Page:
People all over America have taken a beating by the economy in the past few years. While this is great for the media, it’s hardly welcome news for hard-working men and women trying to raise families and find work. However, according to Mike Collins, author of Saving American Manufacturing, the future could be much more promising.
Collins wrote in a blog post for Manufacturing.net that although there’s plenty of jobs in the manufacturing sector, companies are still struggling to find skilled workers to fill them. Why? Because of an image problem.
“The single biggest problem is that American manufacturing has a bad image,” Collins wrote. “Many students and citizens still see manufacturing as a world of dirty, dark, sweatshops offering long hours and low pay. Students use adjectives like boring, repetitious and dangerous to describe their pre-conceived notion of manufacturing work.”
While Collins may be on to something about how manufacturing jobs are perceived, the reality couldn’t be farther from the truth. He added that investing in the promotion of skilled jobs to young people should be a priority for the government if the country’s manufacturing industry is to get back on its feet. With renewed interest in skilled labor, job vacancies will become even more prevalent, helping people just like you get back to work doing something you love.
Something that doesn’t get as much press as the lack of skilled workers is the kind of money you can expect to earn as a welder, electrical engineer or fabricator. Some companies are willing to pay well for skilled workers who can get the job done. Does this sound like you? If so, signing up for a welding training program or going to electrician schools could be the best decision you’ll ever make.
Investing in the future
Sure, there’s a lot of work ahead of the U.S. manufacturing industry before things return to the way they were, but that doesn’t mean that American companies aren’t investing in the future.
According to IndustryWeek, Ford recently added 1,800 vacancies for skilled workers at its Louisville, Kentucky-based manufacturing plant. Not only will this create jobs for local people and strengthen the state’s economy, it’ll also help restore some faith in the industry.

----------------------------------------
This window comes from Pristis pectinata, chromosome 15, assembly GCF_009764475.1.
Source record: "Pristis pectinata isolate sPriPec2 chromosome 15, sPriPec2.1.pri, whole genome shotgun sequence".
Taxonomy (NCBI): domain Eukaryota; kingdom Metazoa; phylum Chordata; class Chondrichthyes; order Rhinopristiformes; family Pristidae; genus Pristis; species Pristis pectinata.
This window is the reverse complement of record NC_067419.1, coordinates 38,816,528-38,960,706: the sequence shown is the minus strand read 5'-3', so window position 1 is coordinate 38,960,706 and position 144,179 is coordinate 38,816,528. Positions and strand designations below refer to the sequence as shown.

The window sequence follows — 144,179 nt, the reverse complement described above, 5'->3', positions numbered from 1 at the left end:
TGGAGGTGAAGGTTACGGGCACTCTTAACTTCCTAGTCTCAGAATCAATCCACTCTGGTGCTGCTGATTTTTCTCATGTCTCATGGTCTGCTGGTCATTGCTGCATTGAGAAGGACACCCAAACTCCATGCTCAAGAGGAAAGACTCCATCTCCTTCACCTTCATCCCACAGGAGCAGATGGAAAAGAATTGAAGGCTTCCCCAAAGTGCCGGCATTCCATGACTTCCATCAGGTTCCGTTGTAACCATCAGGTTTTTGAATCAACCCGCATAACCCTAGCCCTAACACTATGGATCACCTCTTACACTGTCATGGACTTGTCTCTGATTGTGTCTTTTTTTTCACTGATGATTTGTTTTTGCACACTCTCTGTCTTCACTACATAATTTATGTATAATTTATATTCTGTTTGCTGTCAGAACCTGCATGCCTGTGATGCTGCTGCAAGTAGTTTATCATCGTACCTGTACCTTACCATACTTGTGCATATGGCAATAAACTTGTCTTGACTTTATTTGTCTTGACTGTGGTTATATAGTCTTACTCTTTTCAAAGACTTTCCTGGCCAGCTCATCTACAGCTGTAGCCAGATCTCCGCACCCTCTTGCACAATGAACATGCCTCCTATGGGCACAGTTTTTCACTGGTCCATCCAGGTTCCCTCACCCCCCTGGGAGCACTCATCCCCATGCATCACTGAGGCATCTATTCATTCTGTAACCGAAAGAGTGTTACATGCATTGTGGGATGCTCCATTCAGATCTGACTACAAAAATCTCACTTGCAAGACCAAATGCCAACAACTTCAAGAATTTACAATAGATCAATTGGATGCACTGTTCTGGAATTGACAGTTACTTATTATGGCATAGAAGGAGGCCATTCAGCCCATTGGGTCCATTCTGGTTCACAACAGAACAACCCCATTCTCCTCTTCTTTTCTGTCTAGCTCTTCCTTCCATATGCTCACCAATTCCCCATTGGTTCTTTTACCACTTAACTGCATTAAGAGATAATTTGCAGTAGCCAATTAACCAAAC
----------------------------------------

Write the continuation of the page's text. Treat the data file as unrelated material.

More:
“Today marks a celebration of progress and transformation,” said Mark Fields, president of Ford’s Americas division, as quoted by the news source. “Louisville Assembly Plant’s reinvention illustrates how Ford is going further, continuing to invest in American manufacturing and new jobs while delivering even more of the fuel-efficient vehicles that give customers true power of choice.”
Ford has created more than 5,200 jobs across the country this year alone, and plans to add an additional 1,300 at the Louisville plant by the end of the year. Officials at the company said that flexible manufacturing techniques are crucial to their long-term growth strategy as consumer buying habits change. Ford has made a commitment to creating 12,000 jobs in the U.S. by 2015, and it looks like it’s well on the way to meeting this ambitious goal.
You can’t build cars – or much of anything else, for that matter – without skilled workers. Not only does Ford’s investment in the American workforce make a statement about renewed economic confidence, it also means big employment opportunities for people finishing courses at technical training schools.
Are you thinking of looking for work in the automotive or manufacturing sector when you finish your program? Let us know in the comment space below.
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